- Structure Drives Behavior
Over the years, much of the executive coaching work I have been asked to do has been in the realm of behavioral coaching. Not uncommon is the call that comes to me from the HR Business Partner who characterizes ‘the problem’ as the team leader having an abrasive management style or personality profile that needed reshaping, refitting and in some cases, transformation. What I never considered before within a team was the possibility for an authority attribution error. Could the problem be structural in the way the team was set up, perhaps with an unclear purpose that was causing the team leader to micromanage, or without the team not knowing what type of team it was designed to be (leader-led, self-managing, self-designing, self-governing), thereby throwing confusion and tension into its understanding of authority level and decision making scope? The 6 Conditions framework has furnished me with added insight into a functional model of leadership, allowing me to understand and appreciate that leadership can be designed to be shared and realized by whomever is best suited (be that party internal or external to the team) to fulfill that function, which may not always be the team leader.
- A Role Repertoire
One of appealing aspects in becoming a Team Development Professional is that is has given me permission to be more explicit and expansive in the portfolio of services that I can offer to the client beyond the one-to-one executive coach role. The scientific rigor of the 6 Conditions framework stimulates my intellectual curiosity and challenge by stepping into the analyst and consultant role when debriefing the Team Diagnostic Survey. Partnering with the team leader to explore the arch of a potential team intervention taps into my creative designer. When convening a team retreat, meeting or sprint, I can alternate roles of facilitator, coach and coach supervisor to bring the highest add value within a dynamic and emergent process.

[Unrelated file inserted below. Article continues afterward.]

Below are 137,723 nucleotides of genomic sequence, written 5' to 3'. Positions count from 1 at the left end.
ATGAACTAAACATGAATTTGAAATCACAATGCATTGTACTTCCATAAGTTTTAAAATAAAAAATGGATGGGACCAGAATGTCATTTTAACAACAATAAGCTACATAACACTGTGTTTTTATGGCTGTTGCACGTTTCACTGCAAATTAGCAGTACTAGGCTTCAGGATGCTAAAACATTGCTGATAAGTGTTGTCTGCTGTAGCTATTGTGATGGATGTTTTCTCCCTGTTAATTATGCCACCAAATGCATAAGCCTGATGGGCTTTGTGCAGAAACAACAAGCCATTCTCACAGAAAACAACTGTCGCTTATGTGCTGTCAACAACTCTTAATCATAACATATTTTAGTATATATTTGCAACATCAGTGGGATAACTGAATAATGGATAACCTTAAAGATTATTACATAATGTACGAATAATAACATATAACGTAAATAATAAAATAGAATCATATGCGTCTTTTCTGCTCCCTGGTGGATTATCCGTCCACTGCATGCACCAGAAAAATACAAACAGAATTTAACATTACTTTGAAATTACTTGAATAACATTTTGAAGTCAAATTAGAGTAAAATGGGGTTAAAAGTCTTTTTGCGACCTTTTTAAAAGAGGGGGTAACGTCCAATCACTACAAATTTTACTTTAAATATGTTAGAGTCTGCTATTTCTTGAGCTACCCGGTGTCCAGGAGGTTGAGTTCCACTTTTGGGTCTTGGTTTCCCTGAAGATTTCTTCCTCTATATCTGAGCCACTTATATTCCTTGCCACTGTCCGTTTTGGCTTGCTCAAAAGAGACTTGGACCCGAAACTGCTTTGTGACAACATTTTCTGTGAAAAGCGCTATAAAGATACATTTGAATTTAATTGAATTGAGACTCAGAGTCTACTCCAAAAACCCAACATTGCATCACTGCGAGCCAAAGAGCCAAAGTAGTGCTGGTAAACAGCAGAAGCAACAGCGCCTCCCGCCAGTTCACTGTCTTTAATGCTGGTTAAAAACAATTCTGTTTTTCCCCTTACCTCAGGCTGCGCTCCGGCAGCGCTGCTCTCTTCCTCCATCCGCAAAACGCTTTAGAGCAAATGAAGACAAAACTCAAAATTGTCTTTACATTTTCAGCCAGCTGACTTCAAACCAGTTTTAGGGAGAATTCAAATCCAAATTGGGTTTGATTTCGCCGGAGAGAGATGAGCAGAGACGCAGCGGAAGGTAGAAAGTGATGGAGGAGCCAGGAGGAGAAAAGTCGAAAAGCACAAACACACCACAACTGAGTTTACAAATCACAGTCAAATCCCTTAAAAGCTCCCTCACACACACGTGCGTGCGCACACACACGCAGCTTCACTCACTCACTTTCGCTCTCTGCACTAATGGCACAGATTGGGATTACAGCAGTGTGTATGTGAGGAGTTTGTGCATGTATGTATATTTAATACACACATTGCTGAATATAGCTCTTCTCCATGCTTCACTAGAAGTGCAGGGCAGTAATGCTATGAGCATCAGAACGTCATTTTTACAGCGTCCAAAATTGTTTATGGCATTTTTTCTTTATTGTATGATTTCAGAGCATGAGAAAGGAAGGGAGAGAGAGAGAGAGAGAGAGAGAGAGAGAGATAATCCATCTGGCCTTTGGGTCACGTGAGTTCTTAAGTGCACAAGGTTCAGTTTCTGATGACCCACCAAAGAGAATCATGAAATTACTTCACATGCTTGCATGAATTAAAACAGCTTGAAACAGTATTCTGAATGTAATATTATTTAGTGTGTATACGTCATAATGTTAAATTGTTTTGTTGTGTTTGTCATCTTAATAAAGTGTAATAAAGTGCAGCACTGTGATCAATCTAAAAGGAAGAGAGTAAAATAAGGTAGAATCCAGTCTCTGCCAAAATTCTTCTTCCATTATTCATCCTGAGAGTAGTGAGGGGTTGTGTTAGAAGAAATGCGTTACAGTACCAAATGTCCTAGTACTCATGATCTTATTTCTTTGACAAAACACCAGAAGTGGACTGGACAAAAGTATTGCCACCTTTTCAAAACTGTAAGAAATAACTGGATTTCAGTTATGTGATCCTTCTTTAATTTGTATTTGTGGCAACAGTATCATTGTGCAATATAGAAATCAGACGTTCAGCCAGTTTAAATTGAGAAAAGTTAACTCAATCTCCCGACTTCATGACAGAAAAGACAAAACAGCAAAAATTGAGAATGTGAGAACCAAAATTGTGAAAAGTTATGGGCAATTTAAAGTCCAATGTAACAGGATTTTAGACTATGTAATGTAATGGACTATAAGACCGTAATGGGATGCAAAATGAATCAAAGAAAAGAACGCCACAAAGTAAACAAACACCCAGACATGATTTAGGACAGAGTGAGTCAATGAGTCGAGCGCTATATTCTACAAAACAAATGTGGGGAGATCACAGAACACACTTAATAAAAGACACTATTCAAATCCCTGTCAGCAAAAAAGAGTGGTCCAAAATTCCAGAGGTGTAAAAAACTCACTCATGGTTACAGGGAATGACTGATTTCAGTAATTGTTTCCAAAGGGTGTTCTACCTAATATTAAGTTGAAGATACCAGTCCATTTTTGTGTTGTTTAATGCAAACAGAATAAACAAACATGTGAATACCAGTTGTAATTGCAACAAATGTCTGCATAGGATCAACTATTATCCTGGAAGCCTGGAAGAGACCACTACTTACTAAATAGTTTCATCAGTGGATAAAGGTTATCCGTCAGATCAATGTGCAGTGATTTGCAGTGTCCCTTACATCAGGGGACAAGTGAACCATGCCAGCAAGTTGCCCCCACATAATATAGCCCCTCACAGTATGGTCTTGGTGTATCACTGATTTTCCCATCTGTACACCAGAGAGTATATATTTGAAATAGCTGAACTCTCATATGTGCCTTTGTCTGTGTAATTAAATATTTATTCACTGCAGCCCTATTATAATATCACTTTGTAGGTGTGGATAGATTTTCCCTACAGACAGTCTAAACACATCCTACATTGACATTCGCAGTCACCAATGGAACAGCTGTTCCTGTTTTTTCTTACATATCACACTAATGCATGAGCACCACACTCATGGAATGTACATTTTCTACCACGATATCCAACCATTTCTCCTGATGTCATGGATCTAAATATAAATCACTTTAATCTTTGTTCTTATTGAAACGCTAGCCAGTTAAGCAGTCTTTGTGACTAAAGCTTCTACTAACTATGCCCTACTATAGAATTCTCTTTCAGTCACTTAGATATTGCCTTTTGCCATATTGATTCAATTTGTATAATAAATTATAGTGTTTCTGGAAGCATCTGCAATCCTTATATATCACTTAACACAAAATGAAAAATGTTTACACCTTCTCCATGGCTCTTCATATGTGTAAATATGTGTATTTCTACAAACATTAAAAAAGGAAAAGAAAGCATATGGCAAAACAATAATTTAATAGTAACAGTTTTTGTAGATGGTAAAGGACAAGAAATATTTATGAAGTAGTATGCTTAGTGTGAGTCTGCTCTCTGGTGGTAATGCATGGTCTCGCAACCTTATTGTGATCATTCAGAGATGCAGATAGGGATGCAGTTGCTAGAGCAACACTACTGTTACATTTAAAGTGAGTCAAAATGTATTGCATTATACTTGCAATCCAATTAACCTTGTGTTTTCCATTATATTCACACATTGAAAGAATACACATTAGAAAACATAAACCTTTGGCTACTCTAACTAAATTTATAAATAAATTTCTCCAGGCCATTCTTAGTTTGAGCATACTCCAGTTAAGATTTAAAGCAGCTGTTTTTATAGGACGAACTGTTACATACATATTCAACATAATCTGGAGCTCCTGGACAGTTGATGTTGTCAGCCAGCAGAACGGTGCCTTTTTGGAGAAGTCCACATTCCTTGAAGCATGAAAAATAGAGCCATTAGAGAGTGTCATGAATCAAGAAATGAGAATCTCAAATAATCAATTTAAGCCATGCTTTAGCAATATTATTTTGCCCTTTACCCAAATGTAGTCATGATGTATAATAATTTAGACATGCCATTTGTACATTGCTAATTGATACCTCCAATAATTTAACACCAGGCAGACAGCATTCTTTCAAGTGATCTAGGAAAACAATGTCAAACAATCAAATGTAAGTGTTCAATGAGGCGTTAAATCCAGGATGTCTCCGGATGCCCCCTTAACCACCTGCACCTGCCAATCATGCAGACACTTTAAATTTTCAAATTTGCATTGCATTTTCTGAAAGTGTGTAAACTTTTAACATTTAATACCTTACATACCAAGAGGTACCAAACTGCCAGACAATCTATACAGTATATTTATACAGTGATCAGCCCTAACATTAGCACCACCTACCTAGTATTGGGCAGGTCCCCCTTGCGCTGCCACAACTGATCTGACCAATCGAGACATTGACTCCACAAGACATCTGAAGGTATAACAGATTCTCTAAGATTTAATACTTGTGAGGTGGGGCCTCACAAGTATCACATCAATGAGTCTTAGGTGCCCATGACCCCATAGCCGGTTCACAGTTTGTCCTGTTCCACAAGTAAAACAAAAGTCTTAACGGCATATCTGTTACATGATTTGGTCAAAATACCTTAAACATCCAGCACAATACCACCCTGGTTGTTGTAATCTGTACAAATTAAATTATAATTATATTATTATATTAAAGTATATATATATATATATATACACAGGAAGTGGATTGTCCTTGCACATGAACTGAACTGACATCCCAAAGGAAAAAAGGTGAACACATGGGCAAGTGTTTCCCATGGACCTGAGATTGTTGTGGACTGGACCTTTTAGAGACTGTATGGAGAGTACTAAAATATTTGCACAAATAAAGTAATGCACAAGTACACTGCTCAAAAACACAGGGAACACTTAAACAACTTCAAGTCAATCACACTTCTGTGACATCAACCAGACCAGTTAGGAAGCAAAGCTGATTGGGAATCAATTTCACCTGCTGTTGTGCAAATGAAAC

- Leadership by Design
One of my earlier careers was as an instructor of theatrical improvisation for eight years to professional actors in New York. Seemingly paradoxical, I would often spend considerable time to prepare and design the lesson plan for the most optimal improvisation to occur. What I discovered was that my thoughtful pre-design and structural considerations gave rise to some of the richest theatrical, improvisational scene work. I was host to a dynamic classroom where psychological safety promoted increased risk taking and defined structure provided an ensemble’s freedom of expression. It was an environment inspired by prepared spontaneity. Similarly, team effectiveness and leadership are hardly accidental occurrences. Whether applying a punctuated equilibrium within a team’s life cycle or balancing coaching between structural support and emergent process, the importance of thoughtful design and its potential for intentional, positive impact cannot be underestimated.
It is not only what we do,
but also what we do not do,
for which we are accountable.